Here's a sound file of a tune that I recorded yesterday using a decrepit iRiver iFP 890 mp3 recorder set at 44KHz/320KBPS, a Sony ECM-MS907 condenser mic, and 3oz of a neighbor's Redbreast whiskey. I'm playing my version of Germain LeDuc's "Polka Yvon Cuillerier." Mr. Leduc kindly has given me permission to flog his copyrighted tune here. Mr. Leduc is a fiddler, pianist, music teacher and composer based in Québéc, Canada who makes some fine tunes. Some of his work, including this tune as played by him on fiddle, is at the website of Les Danseurs et Musiciens de L'Ile Jesus.
[attachment=3595:PYC7_Laitch.mp3]
Prospective buyers then will see that my brutal technique has worn through the finish of the ends around the buttons in a lot of places (the marks are made from finger impacts not from fingernails) and that there is slight wear of the bellows at one angle of its connection to both the right and left ends. On the up-side, it's never been immersed it in liquids or flung into a space with a lacrosse stick for shotgunning practice and I've always kept it indoors in its case when not playing it.
[attachment=3601:007RtEnd.JPG]
[attachment=3602:007LftEnd.JPG]
[attachment=3603:007R_End.JPG]
[attachment=3604:007L_End.JPG]
[attachment=3605:007Case.JPG]
007's $1100US price includes its lockable hard case. The sale duration is dependent in part upon the effects of global warming on the life-span of humans interested in buying this concertina. Contact me by personal message or email through C.net. This Céilí would be a lovely gift for yourself, your dear parent, child, insignificant/significant other, and would be a useful object on which to practice your wood refinishing skills. When you buy it let everyone know you rescued it in the nick of time from continued abuse by a chainsaw operator.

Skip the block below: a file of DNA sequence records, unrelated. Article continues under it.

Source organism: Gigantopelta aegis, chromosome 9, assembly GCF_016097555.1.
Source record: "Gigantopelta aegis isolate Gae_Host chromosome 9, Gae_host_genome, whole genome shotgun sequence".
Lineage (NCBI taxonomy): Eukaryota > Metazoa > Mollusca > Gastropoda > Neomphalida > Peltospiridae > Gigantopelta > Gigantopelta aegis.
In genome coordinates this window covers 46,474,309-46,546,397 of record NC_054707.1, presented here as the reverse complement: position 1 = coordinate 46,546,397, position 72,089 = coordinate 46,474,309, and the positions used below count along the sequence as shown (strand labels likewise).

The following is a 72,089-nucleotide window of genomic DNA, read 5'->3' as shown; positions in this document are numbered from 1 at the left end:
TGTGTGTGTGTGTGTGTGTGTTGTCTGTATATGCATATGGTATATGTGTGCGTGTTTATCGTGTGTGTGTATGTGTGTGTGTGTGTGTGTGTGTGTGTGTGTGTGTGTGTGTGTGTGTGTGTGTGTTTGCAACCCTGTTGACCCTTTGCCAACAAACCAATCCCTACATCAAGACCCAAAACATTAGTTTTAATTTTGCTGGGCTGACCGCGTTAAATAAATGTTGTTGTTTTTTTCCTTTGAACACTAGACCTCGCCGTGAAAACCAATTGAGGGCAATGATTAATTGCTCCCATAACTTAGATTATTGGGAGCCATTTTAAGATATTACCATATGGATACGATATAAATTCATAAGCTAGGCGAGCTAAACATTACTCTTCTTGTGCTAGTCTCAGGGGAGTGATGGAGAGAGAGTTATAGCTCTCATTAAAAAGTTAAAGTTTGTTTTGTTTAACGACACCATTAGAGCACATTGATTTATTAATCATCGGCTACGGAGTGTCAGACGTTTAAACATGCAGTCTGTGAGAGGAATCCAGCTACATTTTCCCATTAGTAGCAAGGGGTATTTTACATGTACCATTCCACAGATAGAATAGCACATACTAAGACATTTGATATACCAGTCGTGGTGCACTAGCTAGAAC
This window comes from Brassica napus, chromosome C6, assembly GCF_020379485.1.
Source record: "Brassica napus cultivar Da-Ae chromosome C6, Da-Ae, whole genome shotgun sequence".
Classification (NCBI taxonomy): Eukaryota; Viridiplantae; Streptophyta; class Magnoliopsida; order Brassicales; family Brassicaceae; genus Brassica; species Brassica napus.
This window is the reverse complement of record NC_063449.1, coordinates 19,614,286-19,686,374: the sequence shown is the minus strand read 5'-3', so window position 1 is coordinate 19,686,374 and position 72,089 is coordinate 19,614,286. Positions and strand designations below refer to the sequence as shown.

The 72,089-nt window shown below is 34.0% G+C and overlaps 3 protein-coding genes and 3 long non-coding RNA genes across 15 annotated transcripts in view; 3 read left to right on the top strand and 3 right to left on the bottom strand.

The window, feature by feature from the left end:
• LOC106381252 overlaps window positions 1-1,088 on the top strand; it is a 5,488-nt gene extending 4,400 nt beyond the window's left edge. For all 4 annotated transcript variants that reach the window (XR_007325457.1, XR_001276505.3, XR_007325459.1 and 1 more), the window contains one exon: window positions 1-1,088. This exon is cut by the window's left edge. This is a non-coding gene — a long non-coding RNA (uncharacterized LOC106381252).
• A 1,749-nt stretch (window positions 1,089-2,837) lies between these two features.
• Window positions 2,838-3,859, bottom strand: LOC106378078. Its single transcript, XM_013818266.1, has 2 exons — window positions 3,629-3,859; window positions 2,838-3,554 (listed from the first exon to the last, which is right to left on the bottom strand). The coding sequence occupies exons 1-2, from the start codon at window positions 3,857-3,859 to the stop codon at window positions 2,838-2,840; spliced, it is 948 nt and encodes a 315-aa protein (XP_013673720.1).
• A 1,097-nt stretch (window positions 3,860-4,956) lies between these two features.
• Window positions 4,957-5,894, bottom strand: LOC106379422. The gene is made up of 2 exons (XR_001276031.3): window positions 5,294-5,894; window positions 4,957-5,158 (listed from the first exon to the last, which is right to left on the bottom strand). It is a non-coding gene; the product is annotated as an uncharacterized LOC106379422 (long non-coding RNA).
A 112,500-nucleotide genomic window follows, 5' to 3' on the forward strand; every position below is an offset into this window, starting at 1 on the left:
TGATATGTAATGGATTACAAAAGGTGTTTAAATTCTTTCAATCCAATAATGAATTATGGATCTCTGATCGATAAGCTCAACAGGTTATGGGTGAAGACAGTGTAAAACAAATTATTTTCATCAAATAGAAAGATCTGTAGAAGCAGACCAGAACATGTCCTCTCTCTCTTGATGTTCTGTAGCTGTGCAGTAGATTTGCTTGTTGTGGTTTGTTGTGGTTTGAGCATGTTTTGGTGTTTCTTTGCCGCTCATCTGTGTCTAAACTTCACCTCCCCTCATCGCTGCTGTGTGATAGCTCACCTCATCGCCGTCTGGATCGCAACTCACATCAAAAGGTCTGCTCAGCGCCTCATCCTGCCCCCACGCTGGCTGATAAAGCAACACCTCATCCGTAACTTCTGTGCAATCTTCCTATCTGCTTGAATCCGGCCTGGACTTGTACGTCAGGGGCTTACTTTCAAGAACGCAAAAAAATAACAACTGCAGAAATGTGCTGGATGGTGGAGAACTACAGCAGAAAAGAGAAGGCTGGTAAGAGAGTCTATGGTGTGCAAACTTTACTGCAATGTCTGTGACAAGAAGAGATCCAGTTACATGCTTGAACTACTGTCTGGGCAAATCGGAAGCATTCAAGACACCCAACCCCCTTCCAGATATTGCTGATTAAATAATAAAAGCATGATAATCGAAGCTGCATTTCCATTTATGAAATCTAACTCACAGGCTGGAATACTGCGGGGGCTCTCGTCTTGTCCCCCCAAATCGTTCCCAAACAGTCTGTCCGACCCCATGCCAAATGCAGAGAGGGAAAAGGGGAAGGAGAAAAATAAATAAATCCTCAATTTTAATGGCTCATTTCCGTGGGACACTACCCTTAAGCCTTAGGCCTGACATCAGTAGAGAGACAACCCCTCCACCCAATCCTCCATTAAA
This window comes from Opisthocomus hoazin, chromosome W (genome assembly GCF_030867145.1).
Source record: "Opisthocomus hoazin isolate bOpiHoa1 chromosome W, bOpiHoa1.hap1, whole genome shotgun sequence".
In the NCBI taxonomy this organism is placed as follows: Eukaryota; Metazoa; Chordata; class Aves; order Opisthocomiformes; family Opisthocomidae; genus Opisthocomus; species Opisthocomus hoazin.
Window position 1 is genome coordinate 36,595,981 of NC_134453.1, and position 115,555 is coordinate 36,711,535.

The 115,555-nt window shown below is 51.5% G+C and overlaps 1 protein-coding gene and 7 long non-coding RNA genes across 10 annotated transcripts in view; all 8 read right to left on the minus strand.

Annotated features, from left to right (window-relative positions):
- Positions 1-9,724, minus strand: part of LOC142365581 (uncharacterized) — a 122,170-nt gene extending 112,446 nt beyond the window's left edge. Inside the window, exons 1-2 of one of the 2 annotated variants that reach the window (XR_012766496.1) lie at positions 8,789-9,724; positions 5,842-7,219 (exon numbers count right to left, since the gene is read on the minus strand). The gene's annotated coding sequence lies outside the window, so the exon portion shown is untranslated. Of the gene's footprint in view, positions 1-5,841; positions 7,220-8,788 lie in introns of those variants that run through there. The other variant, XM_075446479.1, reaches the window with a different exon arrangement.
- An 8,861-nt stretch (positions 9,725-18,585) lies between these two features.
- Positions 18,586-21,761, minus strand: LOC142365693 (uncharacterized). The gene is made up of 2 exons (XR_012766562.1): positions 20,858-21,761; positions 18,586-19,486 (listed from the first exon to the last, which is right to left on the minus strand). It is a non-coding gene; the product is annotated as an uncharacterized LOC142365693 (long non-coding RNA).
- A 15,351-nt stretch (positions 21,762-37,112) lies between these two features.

The happy buyer will pay me in person or through a Paypal account at the eBay store of one of my friends. If the concertina is to be shipped, the buyer will pay for all shipping costs. Shipping insurance at full value will be mandatory. I sent a small button accordion to Newry, Northern Ireland two years ago Christmas time by US Postal Service and Royal Mail. At that time shipping and insurance cost around $85US. It arrived undamaged in one week but it languished in a Customs warehouse over there for an additional week until the workers had finished eating all their holiday biscuits and got around to calling in the buyer for the requisite paperwork and financial reaming. I'll send it via FedEx in North America. Any buyer able to drive on a well-maintained mountain dirt road surface that's currently alternating from skating rink to mud wallow can pick it up in person and will receive a complimentary café cubano or a shot of bourbon on arrival. C.net will be sent a donation.



#31 Ken_Coles

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Posted 11 April 2008 - 06:48 AM

Maybe I'm getting a tin ear...I own Morse Ceili, 036, is a fairly early one. When I try the recent ones, they feel and sound remarkably similar. I think they have been very consistent, and my impression is that this is the intent of Rich and Co. Mine has played in a bit and perhaps changed in sound slightly, but all decent boxes do that.

I guess I should be happy my ears are not so discerning as some of yours are; I'll be easier to please! B)

Ken

#32 Laitch

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Posted 16 April 2008 - 03:53 PM

Late-breaking 007 news has been placed in the original post, again!

Edited by Laitch, 17 April 2008 - 05:37 PM.


#33 Laitch

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Posted 17 April 2008 - 05:45 PM

SOLD

#34 Dirge

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Posted 18 April 2008 - 12:39 AM

Did you manage to get the loot downstairs without mum seeing it?

#35 Laitch

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Posted 18 April 2008 - 04:41 AM

Did you manage to get the loot downstairs without mum seeing it?

Mum's the word.

#36 Kiester

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Posted 18 April 2008 - 02:46 PM

And promptly received!

Unfortunately the stylish moose insignia from the inside of the case wasn't included, but Laitch had the bellows fixed up un-asked, so it works out ok :lol: A big thanks on that Laitch--an entirely gracious thing to do. He even put up with my miserable puns about the serial number 007, which gets him through the first stage of canonicization. Laitch may take exception to being "The Venerable Laitch", but he'll have to talk to the Vatican about that...

I look forward to learning some tunes on my first 'tina and getting to know y'all better.

Kiester